Elbert Williams of Haywood County, Tennessee


I’ve wanted to get something on my blog about Elbert Williams of Haywood County, Tennessee for a while now.

As the nation pauses this weekend to honor slain civil rights hero Martin Luther King, Jr. in the 50th anniversary year of his assassination, it seems like a good time to also remember Elbert Williams.

Brownsville attorney Jim Emison has done an amazing job researching and writing about Williams. Thanks to his efforts, Williams’ story has now been shared around the world.

Historical marker honoring Elbert Williams and
recognizing his unique place in U. S. Civil Rights History.


I was reminded of Williams again this summer when I was home and ran across the historic marker that’s just a block from the Brownsville Town Square.

His is a tragic story with an unfortunate absence of justice. It’s also one that needs to be remembered, especially considering the national conversation we’re having regarding how we should publicly commemorate and remember historic events—like Slavery, the Civil War and Reconstruction.

Elbert Williams was born on Oct. 15, 1908 in Haywood County. His parents, Albert and Mary Green Williams were farmers. After Williams married Annie Mitchell in 1929, he and his new wife moved to the town of Brownsville where they worked for the Sunshine Laundry. Williams worked at the laundry until he was murdered in 1940, becoming the first known NAACP member killed for his civil rights activity.

Williams had joined a group of black leaders in the community who were pushing back on a system that had been in place since the original Haywood County settlers, including my ancestors, migrated—along with their slaves—to the area in the late 1820s. Even though slavery had ended 75 years earlier, resistance to anything short of white supremacy was still embraced by many. It’s clear some were willing to do whatever possible—even murder—to keep the power structure as it was.

Brownsville police and other white leaders in the county were angry that the NAACP was registering blacks to vote and led an effort to force them out of town. Their plan was to scare and intimidate Haywood County blacks so they would be too afraid to vote or even attempt to question their place in society.

Williams was planning to have an NAACP meeting at his house one night when a group of men led by police officer Tip Hunter showed up to “ask him some questions.” The group also included policeman Charles Read and Ed Lee, the manager of the local Coca-Cola bottling plant at the time.

The Hatchie River close to location where
Elbert Williams’ body was found and identified by his wife.


They kidnapped Williams and he was not seen again until three days later when his body was found in the Hatchie River. There was no autopsy and he was buried in an unmarked grave in the Taylor Cemetery.

Thurgood Marshall, later the first African-American justice of the Supreme Court, traveled to Brownsville to conduct an investigation and was even able to determine identities of many of those who were present when Williams was abducted. However, the FBI worked closely with policeman Hunter, even allowing him to be present during interviews with witnesses. They closed the case with little additional investigation in 1942, and Williams’ murderers were never brought to justice.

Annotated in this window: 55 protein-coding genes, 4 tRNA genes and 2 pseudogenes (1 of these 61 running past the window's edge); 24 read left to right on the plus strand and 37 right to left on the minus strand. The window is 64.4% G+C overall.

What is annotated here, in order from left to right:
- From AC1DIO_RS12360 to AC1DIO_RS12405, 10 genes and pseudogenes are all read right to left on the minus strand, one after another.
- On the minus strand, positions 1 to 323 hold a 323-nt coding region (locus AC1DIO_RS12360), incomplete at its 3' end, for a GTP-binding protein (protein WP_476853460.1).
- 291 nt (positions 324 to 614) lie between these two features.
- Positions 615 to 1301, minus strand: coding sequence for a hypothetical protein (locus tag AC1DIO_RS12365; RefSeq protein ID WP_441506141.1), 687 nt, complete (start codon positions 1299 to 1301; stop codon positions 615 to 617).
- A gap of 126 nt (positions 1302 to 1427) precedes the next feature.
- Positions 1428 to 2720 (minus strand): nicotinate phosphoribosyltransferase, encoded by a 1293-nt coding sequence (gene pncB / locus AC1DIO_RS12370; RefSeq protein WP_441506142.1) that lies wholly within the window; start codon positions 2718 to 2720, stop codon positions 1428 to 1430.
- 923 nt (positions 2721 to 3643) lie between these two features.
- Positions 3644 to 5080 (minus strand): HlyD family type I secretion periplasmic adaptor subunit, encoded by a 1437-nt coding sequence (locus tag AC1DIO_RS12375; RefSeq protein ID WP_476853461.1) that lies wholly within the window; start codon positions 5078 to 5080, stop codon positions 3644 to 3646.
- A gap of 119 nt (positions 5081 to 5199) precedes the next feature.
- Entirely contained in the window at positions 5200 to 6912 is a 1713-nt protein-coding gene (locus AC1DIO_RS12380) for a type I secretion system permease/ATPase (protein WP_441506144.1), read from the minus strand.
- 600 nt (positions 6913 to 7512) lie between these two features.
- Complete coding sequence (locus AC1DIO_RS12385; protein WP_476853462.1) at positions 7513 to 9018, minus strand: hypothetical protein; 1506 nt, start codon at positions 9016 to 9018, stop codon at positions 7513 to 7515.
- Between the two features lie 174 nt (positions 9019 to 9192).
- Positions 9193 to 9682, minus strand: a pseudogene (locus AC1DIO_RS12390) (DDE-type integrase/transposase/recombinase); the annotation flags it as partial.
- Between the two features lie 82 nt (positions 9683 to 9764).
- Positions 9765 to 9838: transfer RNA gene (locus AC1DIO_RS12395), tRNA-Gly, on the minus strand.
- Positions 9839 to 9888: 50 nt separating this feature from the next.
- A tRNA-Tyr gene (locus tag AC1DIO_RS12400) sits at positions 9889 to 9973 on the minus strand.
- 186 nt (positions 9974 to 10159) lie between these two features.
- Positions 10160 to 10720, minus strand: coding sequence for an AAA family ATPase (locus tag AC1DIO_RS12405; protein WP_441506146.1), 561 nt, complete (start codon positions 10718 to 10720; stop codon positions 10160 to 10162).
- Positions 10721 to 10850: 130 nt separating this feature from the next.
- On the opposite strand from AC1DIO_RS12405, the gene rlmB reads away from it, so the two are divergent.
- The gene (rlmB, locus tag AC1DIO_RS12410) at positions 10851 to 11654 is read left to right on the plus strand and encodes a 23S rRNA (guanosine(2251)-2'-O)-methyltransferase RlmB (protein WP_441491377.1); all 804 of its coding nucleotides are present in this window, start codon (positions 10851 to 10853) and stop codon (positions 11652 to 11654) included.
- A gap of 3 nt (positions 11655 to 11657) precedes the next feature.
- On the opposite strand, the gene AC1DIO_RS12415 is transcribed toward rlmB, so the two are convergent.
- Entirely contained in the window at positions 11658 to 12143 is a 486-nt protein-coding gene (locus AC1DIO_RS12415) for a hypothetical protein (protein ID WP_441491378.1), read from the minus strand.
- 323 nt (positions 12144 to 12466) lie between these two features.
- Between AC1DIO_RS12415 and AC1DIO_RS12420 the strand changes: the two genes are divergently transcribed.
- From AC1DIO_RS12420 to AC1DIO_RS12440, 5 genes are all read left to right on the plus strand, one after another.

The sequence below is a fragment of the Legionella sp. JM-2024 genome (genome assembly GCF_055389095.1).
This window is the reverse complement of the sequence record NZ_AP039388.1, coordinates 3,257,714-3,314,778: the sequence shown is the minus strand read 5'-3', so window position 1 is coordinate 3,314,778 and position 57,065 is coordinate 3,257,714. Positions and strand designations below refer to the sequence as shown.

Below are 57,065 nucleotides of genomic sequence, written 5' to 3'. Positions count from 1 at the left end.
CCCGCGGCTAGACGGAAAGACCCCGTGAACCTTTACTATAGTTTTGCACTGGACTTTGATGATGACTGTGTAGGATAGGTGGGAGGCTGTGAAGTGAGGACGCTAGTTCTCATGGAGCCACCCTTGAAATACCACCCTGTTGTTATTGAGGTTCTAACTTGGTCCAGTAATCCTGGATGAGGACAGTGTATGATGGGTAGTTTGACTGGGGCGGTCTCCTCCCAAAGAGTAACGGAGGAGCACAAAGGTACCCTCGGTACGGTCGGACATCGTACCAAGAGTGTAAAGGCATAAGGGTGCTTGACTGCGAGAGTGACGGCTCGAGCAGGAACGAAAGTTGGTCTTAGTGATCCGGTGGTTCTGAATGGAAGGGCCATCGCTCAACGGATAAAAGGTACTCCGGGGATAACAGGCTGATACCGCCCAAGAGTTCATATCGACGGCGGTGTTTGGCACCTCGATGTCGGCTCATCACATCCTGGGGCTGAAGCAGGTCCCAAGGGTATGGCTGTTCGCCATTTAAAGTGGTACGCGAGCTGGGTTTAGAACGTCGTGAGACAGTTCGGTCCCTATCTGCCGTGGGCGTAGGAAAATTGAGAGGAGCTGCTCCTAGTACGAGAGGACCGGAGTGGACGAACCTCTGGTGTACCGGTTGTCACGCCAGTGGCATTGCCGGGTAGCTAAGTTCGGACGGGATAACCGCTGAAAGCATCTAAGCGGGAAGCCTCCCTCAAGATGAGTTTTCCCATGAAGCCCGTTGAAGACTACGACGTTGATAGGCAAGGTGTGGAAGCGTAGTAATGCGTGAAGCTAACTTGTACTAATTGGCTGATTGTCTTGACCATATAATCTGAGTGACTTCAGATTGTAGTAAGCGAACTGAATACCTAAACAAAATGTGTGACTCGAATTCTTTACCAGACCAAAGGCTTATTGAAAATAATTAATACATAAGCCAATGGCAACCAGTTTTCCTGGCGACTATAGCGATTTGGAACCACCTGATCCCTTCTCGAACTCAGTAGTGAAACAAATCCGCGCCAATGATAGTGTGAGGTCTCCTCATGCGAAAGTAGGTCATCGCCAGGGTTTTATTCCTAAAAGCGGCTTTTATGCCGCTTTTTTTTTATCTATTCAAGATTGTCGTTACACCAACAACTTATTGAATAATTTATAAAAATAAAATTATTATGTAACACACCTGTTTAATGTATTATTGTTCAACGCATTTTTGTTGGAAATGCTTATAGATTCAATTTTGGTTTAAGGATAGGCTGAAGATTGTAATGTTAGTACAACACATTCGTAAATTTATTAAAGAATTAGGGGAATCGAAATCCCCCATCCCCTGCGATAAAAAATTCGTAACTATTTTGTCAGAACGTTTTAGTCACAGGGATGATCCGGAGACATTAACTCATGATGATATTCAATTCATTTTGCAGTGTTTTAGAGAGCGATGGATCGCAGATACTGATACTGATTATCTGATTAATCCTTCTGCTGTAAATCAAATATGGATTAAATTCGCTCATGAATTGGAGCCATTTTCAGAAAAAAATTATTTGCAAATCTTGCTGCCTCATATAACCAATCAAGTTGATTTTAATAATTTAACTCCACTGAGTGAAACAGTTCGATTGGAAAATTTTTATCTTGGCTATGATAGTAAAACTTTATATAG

Jim Emison’s tour of sites in Haywood County
related to Elbert Williams murder

Haywood County attorney Jim Emison is uniquely qualified to remind the world of the injustice that took place that night. A resident of Alamo, Tennessee with a B. A. in History from Vanderbilt and a law degree from the University of Tennessee, he stumbled upon the forgotten story of Elbert Williams and has worked tirelessly ever since to make sure we do not forget Williams’ sacrifice.

“It is the blood of individuals like Elbert Williams who have continued to struggle to redeem the soul of America and create the beloved community. . . the blood of the Elbert Williams is crying out saying we must not go back, we must not turn around we must go forward,  and in his name I plead with you to continue speak up, to speak out, and not let his death and the death and suffering of others be in vain.”
U.S. Rep. John Lewis

In addition to the historic marker, on June 30, 2015, the 75th Anniversary of his murder, a memorial service was held for Williams in Brownsville.

Jim Emison and a group of experts he assembled have also been looking for Williams’ unmarked grave so the criminal investigation case can be reopened and the slain civil rights hero can be respectfully buried in a marked grave.

Jim Emison shares more about
Elbert Williams with the Commercial Appeal

If you would like to know more about the case, you can listen to a 2015 story from “All Things Considered” about Williams that includes an interview with Jim Emison.

You can also find more about Emison’s upcoming book, “First to Die,” and see photos of many of the individuals involved in this case on Emison’s website.

You can find out more about each of my specific family lines at HaywoodCountyLine.com or read more blogs posts about the history of West Tennessee on my blog page.

Please follow and like:
Elbert Williams: The First to Die

One thought on “Elbert Williams: The First to Die

  • January 15, 2018 at 6:22 pm

    Glad Williams has a historical marker in town. Now we need to get back the McElwee marker from Fisk and get it back to Brownsville.


Leave a Reply

Your email address will not be published. Required fields are marked *